With the impending strike just around the corner it is time for students to be as informed as possible. We sat down with the president of AUFA, Dr. Stephen Ahern, to hear the faculty union’s side of the negotiations first hand and to see how this new agreement could affect the students and university as a whole. Adding our own personal views is included to show that there are students who do support what the faculty is trying to accomplish. As students, it is important for us to stay informed and lend our support to our educators as they fight for rights that unions have won for decades.
Snippets from the Interview with Dr. Stephen Ahern:
Alex: Thank you for meeting with me today. My first question is kind of two questions in one: Why is this strike or job action necessary but also why doesn’t the union WANT to strike but have to?
Dr. Ahern: Well, a job action, a strike, should never be necessary. Faculty members work under a contract agreed to by both the board of governors (the administration at Acadia), and the faculty (the employees covered by that contract). We get together every few years, and we talk through what should be the rules and the operating procedures, and how are we going to help run the university? Faculty association collective agreements tend to be a lot more complex than in other workplaces because it’s actually part of our job to run the university. When it comes to ensuring that the broader resources of the institution are properly allocated, though, unfortunately that conversation doesn’t tend to go very well … as those in charge of the funding don’t really want to have to listen to priorities of the faculty who actually do the frontline work of teaching, of service, of research and scholarship.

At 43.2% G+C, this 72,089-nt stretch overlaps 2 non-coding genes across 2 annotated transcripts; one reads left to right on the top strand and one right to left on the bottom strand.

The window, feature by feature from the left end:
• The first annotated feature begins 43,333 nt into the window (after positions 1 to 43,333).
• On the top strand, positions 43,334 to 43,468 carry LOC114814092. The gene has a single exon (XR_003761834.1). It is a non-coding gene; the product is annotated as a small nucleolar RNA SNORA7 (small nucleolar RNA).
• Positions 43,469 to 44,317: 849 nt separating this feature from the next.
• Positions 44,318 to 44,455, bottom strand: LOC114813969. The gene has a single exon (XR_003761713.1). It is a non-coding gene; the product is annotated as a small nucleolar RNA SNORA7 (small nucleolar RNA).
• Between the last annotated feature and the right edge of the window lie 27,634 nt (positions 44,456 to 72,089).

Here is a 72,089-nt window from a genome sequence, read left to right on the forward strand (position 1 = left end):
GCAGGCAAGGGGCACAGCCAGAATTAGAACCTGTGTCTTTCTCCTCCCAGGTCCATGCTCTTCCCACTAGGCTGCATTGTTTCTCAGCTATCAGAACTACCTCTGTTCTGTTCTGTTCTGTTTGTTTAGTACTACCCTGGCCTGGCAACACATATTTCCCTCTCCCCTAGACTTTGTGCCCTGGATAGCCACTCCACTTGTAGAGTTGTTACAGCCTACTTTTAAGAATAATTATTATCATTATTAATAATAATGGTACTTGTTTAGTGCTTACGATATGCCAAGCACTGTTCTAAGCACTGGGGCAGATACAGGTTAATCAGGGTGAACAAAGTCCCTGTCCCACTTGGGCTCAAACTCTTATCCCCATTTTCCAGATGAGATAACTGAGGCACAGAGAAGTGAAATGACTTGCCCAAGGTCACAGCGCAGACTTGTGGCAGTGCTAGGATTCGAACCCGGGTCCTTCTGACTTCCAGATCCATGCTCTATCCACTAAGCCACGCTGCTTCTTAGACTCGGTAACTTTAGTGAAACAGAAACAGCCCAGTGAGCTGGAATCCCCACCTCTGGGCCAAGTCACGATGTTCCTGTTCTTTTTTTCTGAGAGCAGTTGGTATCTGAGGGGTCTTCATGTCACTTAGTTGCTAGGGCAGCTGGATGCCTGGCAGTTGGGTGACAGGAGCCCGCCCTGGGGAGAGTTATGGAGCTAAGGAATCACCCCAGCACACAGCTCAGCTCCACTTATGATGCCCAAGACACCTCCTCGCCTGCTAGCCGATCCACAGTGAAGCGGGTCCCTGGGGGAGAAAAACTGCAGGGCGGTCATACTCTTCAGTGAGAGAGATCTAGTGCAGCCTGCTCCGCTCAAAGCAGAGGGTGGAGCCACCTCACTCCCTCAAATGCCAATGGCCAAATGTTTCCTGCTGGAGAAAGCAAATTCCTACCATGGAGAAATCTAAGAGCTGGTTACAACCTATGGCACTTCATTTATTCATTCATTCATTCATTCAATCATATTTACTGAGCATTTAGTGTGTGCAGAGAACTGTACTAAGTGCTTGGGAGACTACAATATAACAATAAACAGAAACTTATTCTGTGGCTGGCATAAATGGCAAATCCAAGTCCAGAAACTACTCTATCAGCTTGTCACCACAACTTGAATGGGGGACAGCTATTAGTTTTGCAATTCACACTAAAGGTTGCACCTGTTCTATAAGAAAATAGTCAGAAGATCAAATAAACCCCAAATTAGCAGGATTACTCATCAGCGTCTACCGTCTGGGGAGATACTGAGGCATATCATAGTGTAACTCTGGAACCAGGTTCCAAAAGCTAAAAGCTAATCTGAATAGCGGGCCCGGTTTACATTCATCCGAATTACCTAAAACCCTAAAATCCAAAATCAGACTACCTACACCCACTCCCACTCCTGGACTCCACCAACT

My legal and moral obligation as an Executive member of AUFA is to make sure I follow through on the will of the majority (as AUFA is a democracy). We have a very mature, careful, and thorough process of consulting our members: we ask them in surveys and in meetings: what would you need in the next collective agreement to do your job better? Then, we develop proposals to take to the bargaining table. These are voted on and endorsed by our members. The current round of bargaining started in March. The first 3 months were quite productive, some of it was important, various fixes… But when it turned to the question of resources, as always happens, in my 18 years at Acadia, our employer didn’t want to hear about our priorities for making Acadia better. There’s a long history here; we’ve had a rough time as faculty. Two agreements ago, in 2010, we agreed to take shrinking wages below the cost of living in order to deal with the fact that the university was in massive debt. This debt, you should know, was caused by past mistakes of the Acadia administration – they built buildings and spent money they didn’t have, to the tune of $70 million, and then came to their employees, not just AUFA members, and said “You know, we are in terrible financial straits, so there are going to have to be some cuts.” We watched the number of tenure-track professor positions (this is called the “complement” number) go from 182 down to about 138 in a short number of years. That’s a big decline as a percentage, and we could feel it in our departments, as there were fewer professors to do the work. When we came to the bargaining table three years ago, we said “We have to start getting this up” – [they said] “no, not possible.” I’ll tell you we are now about at 150, and when we came last March and started bargaining, we said “you have to hire other people like us. We’re not pushing for us, personally, we’re not talking about our own wages — you have to hire other people so our students can be properly educated,” and also so that all the service work we do, all of the committees we sit on, can be properly carried out so that the university can be healthy. This time, the Board came to the bargaining table and said, “Compliment number? Here’s what we want: 0. No number at all.” What do you say to that?